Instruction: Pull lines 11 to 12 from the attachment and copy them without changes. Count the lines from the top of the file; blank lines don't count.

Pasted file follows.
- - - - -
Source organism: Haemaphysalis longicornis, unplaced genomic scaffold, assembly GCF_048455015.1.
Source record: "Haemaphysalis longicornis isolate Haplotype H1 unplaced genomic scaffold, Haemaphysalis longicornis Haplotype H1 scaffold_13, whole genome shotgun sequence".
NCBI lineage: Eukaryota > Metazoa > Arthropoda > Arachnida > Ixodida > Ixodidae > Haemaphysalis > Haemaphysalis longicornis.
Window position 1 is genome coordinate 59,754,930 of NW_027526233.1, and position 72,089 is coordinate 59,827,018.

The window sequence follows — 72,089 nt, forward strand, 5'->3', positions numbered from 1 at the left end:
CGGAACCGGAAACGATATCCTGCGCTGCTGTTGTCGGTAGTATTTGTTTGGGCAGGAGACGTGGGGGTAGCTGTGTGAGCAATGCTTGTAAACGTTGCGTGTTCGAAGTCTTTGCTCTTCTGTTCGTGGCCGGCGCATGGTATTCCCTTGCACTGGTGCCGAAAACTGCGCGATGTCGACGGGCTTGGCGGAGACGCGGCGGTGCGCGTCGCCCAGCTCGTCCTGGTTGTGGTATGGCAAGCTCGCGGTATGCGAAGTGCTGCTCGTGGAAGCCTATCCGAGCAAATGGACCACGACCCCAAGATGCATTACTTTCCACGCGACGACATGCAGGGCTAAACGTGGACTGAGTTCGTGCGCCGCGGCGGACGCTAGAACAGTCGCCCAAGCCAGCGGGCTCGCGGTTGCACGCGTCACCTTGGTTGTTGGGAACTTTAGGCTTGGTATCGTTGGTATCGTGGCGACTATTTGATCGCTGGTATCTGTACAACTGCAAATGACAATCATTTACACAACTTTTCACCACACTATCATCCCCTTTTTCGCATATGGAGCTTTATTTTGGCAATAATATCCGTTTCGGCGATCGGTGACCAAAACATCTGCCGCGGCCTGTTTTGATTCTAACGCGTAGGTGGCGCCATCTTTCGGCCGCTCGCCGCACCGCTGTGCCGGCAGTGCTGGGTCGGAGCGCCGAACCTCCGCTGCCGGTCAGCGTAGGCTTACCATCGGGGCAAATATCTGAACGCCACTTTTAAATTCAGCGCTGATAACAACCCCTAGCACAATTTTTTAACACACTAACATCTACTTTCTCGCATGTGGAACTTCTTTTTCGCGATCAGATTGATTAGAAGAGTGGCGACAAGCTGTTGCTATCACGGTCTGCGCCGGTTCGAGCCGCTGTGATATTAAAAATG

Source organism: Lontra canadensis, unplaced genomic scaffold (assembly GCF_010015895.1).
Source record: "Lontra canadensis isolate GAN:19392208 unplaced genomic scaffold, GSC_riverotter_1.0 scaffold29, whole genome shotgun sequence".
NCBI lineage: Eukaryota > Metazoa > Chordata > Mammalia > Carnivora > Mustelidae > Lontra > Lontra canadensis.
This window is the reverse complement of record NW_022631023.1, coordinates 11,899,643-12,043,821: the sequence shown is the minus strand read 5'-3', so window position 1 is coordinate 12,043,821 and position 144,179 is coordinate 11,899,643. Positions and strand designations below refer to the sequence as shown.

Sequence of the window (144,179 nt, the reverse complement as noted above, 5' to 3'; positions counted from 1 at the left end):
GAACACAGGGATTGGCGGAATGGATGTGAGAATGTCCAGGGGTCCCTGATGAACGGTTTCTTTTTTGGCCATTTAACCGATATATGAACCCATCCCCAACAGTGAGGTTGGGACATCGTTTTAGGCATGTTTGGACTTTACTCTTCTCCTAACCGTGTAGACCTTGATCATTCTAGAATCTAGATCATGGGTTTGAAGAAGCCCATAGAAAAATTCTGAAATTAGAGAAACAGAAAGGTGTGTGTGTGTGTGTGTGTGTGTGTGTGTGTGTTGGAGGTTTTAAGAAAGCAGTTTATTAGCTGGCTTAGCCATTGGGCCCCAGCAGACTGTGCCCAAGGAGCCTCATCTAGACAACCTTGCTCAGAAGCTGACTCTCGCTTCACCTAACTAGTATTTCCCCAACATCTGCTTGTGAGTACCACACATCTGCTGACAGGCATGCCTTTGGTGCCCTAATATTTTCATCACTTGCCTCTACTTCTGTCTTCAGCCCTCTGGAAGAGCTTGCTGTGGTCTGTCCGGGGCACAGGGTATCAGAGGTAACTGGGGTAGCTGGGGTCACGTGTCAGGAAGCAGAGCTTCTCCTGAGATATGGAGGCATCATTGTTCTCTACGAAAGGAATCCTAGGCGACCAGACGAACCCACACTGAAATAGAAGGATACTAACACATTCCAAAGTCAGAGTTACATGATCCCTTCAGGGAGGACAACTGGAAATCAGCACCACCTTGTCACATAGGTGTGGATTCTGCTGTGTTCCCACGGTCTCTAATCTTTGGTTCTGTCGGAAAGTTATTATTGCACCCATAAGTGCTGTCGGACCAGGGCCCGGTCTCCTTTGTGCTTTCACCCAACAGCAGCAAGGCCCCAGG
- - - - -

Sequence of the window (144,179 nt, the reverse complement as noted above, 5' to 3'; positions counted from 1 at the left end):
GAACACAGGGATTGGCGGAATGGATGTGAGAATGTCCAGGGGTCCCTGATGAACGGTTTCTTTTTTGGCCATTTAACCGATATATGAACCCATCCCCAACAGTGAGGTTGGGACATCGTTTTAGGCATGTTTGGACTTTACTCTTCTCCTAACCGTGTAGACCTTGATCATTCTAGAATCTAGATCATGGGTTTGAAGAAGCCCATAGAAAAATTCTGAAATTAGAGAAACAGAAAGGTGTGTGTGTGTGTGTGTGTGTGTGTGTGTGTGTTGGAGGTTTTAAGAAAGCAGTTTATTAGCTGGCTTAGCCATTGGGCCCCAGCAGACTGTGCCCAAGGAGCCTCATCTAGACAACCTTGCTCAGAAGCTGACTCTCGCTTCACCTAACTAGTATTTCCCCAACATCTGCTTGTGAGTACCACACATCTGCTGACAGGCATGCCTTTGGTGCCCTAATATTTTCATCACTTGCCTCTACTTCTGTCTTCAGCCCTCTGGAAGAGCTTGCTGTGGTCTGTCCGGGGCACAGGGTATCAGAGGTAACTGGGGTAGCTGGGGTCACGTGTCAGGAAGCAGAGCTTCTCCTGAGATATGGAGGCATCATTGTTCTCTACGAAAGGAATCCTAGGCGACCAGACGAACCCACACTGAAATAGAAGGATACTAACACATTCCAAAGTCAGAGTTACATGATCCCTTCAGGGAGGACAACTGGAAATCAGCACCACCTTGTCACATAGGTGTGGATTCTGCTGTGTTCCCACGGTCTCTAATCTTTGGTTCTGTCGGAAAGTTATTATTGCACCCATAAGTGCTGTCGGACCAGGGCCCGGTCTCCTTTGTGCTTTCACCCAACAGCAGCAAGGCCCCAGG